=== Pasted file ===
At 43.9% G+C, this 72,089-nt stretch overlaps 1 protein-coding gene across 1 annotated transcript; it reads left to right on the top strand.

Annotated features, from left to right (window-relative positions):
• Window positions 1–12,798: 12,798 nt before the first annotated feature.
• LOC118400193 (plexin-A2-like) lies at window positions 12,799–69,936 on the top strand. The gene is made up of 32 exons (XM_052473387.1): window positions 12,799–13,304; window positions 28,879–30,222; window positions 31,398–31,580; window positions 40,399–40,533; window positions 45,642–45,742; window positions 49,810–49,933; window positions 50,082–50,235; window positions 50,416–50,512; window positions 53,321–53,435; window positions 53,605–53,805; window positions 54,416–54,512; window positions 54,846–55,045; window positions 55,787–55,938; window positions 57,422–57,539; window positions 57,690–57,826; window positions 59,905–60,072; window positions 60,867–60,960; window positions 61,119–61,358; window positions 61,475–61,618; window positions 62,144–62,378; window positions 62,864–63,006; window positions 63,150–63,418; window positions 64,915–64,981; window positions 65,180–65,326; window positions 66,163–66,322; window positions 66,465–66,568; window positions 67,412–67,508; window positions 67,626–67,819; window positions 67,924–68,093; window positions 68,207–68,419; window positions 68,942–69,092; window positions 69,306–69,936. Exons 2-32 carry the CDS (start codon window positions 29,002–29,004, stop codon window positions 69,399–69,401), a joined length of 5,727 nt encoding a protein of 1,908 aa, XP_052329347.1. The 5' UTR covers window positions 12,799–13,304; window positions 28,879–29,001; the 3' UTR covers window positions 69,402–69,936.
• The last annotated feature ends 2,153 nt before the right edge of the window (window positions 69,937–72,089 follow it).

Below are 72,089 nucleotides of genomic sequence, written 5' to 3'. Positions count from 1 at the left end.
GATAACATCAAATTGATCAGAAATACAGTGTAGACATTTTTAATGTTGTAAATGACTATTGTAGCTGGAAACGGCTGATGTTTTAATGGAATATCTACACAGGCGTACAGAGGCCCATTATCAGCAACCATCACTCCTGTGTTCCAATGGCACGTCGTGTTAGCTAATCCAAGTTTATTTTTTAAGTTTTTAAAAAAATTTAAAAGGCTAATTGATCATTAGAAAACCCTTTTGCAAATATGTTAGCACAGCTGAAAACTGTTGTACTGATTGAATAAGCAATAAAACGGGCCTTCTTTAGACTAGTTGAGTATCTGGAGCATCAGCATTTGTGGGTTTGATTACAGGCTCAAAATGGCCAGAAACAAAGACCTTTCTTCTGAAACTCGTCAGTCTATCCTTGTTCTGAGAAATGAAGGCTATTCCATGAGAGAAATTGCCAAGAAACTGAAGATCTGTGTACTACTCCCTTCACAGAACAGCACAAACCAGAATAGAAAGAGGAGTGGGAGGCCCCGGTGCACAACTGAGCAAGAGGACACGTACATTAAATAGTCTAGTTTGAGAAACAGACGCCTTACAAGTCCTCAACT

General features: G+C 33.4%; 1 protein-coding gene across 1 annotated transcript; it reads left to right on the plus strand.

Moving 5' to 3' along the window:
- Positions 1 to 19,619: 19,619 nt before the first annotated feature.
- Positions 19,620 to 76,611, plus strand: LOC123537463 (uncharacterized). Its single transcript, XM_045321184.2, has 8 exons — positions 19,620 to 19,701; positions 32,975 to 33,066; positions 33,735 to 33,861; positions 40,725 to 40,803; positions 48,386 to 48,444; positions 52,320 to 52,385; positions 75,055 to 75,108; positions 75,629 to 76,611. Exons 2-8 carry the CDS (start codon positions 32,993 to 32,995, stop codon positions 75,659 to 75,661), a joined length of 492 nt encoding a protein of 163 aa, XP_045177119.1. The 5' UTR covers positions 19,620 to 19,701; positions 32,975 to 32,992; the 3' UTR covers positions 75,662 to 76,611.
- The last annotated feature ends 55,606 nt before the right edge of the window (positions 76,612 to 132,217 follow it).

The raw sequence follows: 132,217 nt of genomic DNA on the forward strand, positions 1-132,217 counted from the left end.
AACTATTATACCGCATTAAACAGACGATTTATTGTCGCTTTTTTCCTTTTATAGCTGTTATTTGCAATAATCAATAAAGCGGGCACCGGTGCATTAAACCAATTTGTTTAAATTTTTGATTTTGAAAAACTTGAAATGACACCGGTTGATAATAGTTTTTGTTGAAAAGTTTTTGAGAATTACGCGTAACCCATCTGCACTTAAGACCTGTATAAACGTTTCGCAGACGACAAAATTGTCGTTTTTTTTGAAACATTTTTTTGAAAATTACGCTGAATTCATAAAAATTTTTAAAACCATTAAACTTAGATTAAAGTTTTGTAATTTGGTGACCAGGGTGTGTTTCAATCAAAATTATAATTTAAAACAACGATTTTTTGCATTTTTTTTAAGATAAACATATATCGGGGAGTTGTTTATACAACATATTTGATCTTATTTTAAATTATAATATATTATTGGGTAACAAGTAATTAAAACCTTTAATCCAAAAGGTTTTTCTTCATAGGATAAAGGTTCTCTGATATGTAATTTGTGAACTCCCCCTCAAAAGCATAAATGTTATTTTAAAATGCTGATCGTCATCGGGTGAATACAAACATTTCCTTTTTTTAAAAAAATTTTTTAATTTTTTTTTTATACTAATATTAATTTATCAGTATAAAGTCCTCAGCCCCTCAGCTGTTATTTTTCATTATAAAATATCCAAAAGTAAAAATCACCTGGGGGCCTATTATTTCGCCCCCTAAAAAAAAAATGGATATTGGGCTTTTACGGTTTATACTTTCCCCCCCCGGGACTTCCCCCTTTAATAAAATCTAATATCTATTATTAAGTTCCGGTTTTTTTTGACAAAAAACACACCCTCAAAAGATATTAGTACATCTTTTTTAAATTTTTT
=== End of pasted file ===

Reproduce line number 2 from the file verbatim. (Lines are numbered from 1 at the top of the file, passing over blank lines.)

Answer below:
Annotated features, from left to right (window-relative positions):